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I’m at Higher Risk for Diabetes. Here’s How I Keep Myself Healthy. – MedShadow Foundation

9 minutes, 4 seconds Read

Diabetes is one of the biggest challenges of our generation, and I’m at heightened risk for developing it. As some MedShadow readers might already know, I am one of the many women with polycystic ovary syndrome (PCOS.) That condition puts me at a substantially higher risk than the average woman for developing diabetes.

According to the Centers for Disease Control and Prevention (CDC), 4.8% of people between the ages of 18 and 40 (with or without PCOS), and 18.9% of those aged 45 to 64, in the U.S. have diabetes. But by the time they’re 40 years old, more than half of women with PCOS also have diabetes. I’m now 35.

I’m glad that there have been some new breakthroughs in understanding and treating diabetes in the past few years, but I’d still rather avoid any medications that I can, especially those that have only been on the market a short period of time, such as semaglutide because we’re still learning about its side effects. One of my primary health goals these days is doing what I can now to prevent diabetes later. So far, I’ve managed to do so. Here’s how.

Insulin Resistance, PCOS, and Diabetes

About a year ago, I did a few sessions with a nutritionist. The main reason was that I had some vitamin deficiencies—iron and B12. They were likely a result of excessive sweating and long outdoor workouts in Florida, as opposed to my PCOS, but during the sessions, she calculated my “HOMA-IR score.” HOMA-IR is an indirect measure of insulin resistance. You can learn more about it in our article on insulin resistance.

An “optimal” score is 1.0 or lower. Experts don’t agree on the exact cutoff for insulin resistance (diabetes is associated with insulin resistance, but is diagnosed based on the sugar in your blood as opposed to your HOMA IR score). Most agree that if your HOMA IR is over 2.5 you likely do have insulin resistance, but in between 1.0 and 2.5, there’s a bit of a gray area. Plus, the range of healthy values is likely different for people of different ethnicities, genders, and ages.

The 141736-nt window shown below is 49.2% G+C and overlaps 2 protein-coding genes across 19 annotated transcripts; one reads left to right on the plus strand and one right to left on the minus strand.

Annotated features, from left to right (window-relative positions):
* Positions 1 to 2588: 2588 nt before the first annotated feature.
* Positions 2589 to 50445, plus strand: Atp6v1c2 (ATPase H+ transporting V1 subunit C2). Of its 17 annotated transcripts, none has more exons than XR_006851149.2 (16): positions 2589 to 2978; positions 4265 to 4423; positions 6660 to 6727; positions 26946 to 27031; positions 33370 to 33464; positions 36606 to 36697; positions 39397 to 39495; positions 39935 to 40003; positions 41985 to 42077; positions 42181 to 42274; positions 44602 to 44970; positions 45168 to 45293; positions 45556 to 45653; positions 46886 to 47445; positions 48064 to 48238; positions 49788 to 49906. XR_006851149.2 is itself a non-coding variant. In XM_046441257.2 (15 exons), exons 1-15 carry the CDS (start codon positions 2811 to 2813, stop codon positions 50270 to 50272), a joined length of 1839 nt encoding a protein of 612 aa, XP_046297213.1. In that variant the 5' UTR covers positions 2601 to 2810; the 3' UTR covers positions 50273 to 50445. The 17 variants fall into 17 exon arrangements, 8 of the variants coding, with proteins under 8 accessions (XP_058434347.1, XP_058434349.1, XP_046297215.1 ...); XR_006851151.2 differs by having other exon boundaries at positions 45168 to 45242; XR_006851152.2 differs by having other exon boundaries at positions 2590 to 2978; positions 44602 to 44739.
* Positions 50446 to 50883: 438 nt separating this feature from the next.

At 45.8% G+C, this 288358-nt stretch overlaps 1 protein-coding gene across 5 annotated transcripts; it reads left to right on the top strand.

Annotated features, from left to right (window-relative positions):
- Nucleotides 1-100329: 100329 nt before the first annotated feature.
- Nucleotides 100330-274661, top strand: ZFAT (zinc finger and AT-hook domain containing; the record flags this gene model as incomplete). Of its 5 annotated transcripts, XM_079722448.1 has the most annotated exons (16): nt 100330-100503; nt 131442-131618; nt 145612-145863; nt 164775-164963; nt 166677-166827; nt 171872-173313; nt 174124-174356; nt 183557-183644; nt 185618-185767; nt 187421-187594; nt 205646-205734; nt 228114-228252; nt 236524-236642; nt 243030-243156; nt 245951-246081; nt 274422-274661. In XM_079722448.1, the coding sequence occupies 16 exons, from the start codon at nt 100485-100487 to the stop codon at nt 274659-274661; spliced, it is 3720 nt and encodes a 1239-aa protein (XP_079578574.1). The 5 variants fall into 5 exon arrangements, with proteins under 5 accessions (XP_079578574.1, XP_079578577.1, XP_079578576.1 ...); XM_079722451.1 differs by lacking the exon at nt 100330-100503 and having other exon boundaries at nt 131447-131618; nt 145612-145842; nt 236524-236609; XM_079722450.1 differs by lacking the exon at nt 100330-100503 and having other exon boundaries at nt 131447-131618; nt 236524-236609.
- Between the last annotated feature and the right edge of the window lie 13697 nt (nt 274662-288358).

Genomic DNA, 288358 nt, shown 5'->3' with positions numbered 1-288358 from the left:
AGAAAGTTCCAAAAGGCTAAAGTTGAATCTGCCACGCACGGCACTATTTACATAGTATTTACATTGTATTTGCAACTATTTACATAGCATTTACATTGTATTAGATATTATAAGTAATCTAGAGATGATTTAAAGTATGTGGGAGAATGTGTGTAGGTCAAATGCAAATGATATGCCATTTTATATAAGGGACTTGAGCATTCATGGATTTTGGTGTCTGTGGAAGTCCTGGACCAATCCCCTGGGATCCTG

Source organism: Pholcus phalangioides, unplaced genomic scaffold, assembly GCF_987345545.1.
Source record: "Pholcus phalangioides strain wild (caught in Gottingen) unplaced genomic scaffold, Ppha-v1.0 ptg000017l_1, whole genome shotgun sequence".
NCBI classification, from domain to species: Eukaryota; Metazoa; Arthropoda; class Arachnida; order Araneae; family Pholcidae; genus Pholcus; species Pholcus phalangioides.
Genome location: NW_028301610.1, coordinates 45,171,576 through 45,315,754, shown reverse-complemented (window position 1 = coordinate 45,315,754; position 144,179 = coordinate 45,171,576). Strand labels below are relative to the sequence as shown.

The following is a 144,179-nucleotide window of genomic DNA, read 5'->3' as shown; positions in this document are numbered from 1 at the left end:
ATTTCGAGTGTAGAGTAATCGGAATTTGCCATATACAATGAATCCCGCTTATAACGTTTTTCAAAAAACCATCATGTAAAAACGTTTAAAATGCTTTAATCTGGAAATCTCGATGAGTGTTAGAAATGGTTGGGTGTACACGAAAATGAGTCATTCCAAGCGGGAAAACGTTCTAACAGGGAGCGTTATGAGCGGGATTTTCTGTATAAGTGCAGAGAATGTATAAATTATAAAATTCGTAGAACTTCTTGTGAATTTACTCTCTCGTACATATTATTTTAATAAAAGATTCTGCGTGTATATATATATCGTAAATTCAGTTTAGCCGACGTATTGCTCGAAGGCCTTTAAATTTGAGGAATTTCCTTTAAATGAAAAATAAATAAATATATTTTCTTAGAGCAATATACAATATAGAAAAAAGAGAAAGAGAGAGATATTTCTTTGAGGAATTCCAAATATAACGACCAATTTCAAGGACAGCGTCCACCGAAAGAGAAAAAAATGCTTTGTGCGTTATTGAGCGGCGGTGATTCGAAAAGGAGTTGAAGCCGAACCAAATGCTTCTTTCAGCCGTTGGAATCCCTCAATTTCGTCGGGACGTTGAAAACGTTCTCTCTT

My score was a 1.4. My nutritionist said this didn’t necessarily mean I have insulin resistance, but that it might be helpful to consider how my diet and exercise affect my blood sugar to lower the likelihood that my score might go up in the future. She also mentioned that almost none of her PCOS patients ever had an “optimal” score of less than 1.0.

Exercise and Blood Sugar

Regular MedShadow readers may also already know that I am an avid exerciser. I do a ton of cardiovascular exercise, because I love to train for half marathons and triathlons. (I’m working on trying to fit in more resistance training like weights and yoga.) Exercise plays a big role in making your body more sensitive to insulin and preventing diabetes—even if it doesn’t cause you to lose any weight.

But, as mentioned, I already regularly exceed the typical recommendations of 150 minutes of weekly exercise. So how else might exercise help?

The Two-Minute After-Meal Walk

All exercise is good exercise, but if you’re looking to control your blood sugar, consider the timing of your physical activity. Yes, I exercise a lot, but it tends to be in one- to three-hour-long blocks of time, set apart from my otherwise very sedentary lifestyle.

Unfortunately, journalism doesn’t require a lot of heavy lifting, and I’ve never been the type of person who could write an article while walking on the treadmill. That means that despite my long workouts, I end up sitting a lot of the day, but I recently learned that I don’t need to go for a 30-minute-long break every hour or two in order to reduce my risk for diabetes.

After you eat any meal or snack, your blood sugar rises (more on that below.) The main goal in fighting insulin resistance and preventing diabetes is making those rises slow, gradual inclines and declines, rather than steep spikes and plummets. And in 2022, researchers found that going for a walk as short as two minutes long within an hour or so of eating helped smooth the expected blood sugar spikes.

More power to those of you who can fit a midday workout in during lunch, but I struggle to get a good workout, shower, and a meal in, then get right back to work! What I can easily do is fit in a brief walk down the hallway and back before I settle back into my reporting. And that’s something I regularly do now.

After dinner, my fiance and I like to watch television, but since I know that flopping onto the couch right away isn’t good for my blood sugar, sometimes I’ll spend five to ten minutes marching in place, doing bodyweight squats, or stretching. I don’t do enough to break a sweat, but just enough to get my blood moving around and hopefully smooth out the blood sugar spike of the meal. As an added bonus, the activity also helps me manage my post-meal acid reflux!

Diet and Blood Sugar